President Cyril Ramaphosa has announced that in mitigating the spread of the coronavirus (COVID-19) and lessening the load on the healthcare system that is battling with the rise of infections, the sale of alcohol is suspended with immediate effect.
This was just one of the measures the government announced on Sunday evening in adjustment of the Lockdown Level 3.
A curfew from 21H00 at night until 04 o’clock in the morning will be in force from Monday.
People will also now be legally obliged to wear a mask when they leave their homes.
The President says everything possible needs to be done to contain the virus that has now infected more than a quarter of a million South Africans and has criticised those who are not complying with implemented measures.
He says many of the deaths have occurred after people attended gatherings, funerals and house parties, adding there are now 500 infections every hour in South Africa.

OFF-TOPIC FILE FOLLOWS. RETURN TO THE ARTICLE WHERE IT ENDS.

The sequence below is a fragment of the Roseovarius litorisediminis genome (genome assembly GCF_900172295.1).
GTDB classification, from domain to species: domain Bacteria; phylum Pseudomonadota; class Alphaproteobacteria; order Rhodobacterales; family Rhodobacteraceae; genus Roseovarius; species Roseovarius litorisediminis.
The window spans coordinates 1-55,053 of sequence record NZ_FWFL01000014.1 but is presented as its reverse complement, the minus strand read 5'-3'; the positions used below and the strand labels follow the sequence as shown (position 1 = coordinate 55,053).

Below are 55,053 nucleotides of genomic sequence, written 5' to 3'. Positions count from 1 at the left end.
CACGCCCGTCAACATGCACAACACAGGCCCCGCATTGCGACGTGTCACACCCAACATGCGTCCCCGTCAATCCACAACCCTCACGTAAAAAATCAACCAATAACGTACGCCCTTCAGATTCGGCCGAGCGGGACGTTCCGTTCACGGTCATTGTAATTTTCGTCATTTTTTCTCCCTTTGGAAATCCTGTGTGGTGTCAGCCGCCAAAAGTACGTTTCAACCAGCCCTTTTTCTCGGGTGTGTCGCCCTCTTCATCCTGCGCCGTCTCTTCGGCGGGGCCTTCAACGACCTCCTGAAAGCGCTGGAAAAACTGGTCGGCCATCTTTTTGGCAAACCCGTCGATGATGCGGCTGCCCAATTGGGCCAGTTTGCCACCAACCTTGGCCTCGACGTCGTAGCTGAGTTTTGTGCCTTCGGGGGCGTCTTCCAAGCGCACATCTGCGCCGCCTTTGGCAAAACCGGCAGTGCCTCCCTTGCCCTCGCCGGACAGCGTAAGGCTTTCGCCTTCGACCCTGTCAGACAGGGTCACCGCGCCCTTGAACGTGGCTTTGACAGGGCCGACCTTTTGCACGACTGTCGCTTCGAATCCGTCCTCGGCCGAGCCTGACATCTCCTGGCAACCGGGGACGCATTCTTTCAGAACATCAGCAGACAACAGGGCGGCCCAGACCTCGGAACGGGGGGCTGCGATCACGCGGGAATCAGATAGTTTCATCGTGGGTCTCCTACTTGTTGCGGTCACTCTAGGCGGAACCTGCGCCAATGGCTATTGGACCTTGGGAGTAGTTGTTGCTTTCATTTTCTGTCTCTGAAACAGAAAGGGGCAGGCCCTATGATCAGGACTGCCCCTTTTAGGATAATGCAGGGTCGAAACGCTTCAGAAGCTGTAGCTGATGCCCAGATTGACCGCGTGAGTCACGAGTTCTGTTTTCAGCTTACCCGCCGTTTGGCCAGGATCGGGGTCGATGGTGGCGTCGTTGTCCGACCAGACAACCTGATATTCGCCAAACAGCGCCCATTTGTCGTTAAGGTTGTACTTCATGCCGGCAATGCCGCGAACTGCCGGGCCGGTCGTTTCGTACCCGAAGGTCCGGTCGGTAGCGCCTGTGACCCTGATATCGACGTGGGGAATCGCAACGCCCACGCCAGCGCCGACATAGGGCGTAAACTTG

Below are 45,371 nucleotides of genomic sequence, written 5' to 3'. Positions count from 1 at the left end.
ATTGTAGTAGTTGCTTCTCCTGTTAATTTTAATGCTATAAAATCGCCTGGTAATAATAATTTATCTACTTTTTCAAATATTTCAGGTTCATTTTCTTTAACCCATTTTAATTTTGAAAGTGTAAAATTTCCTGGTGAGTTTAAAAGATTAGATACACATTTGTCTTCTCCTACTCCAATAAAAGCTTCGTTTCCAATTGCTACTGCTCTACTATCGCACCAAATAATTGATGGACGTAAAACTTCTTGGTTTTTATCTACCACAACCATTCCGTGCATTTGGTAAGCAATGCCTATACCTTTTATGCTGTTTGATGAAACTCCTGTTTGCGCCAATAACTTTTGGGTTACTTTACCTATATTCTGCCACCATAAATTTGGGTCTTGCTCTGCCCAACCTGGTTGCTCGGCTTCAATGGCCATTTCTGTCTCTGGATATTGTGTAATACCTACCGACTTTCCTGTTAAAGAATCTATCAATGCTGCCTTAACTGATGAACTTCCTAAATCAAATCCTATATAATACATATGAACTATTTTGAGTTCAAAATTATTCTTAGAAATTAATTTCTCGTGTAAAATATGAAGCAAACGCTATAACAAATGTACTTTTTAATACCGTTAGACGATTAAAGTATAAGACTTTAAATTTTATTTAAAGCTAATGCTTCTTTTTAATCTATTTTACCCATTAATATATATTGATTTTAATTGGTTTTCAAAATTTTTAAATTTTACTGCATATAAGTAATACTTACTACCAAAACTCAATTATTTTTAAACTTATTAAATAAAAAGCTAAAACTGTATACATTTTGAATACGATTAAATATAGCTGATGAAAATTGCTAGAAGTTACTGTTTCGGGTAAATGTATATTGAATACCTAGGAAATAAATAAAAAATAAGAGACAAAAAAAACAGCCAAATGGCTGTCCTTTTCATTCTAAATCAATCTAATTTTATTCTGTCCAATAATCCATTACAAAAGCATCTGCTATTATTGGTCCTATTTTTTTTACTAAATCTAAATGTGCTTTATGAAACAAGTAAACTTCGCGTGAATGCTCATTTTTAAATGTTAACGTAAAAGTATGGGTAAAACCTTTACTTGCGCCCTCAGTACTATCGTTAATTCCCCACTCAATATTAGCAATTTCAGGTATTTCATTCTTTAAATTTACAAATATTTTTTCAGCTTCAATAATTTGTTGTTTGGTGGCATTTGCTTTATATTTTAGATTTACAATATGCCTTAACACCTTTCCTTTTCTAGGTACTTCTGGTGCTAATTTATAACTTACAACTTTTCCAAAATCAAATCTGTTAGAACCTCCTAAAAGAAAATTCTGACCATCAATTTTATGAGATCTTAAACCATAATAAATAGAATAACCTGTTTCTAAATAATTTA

“And we know that many more infections have gone undetected. As of this evening, there are 276 242 that are confirmed cases in our country. We are now recording well over 12 000 new cases every day. That is the equivalent of 500 new infections every hour of the day.”
Wearing of face mask
The President has also raised concern over the failure by many South Africans to wear face mask, despite evidence showing that it can protect against coronavirus.
“It is, therefore, important that we should enforce the wearing of masks. Regulations on the wearing of masks will be strengthened. Employers, shop owners and managers, public transport operators and managers and owners of any other public building are now legally obliged to ensure that anyone entering their premises or vehicle must be wearing a mask.”
In the video below, Ramaphosa addresses the nation:
Ramaphosa has also warned that emerging science seems to indicate that the coronavirus may be airborne. This follows admissions from the World Health Organisation (WHO) following a number of studies in this area.
Ramaphosa says this makes the virus even more dangerous.
“There is now emerging evidence that the virus may also be carried in tiny particles in the air in places that are crowded, that are closed or places that have poor air ventilation or circulation. For this reason, we must immediately improve the indoor environment of public spaces where the risk of infection is great. We must increase natural ventilation avoid a recirculation of air and minimize the number of people sharing the same space.”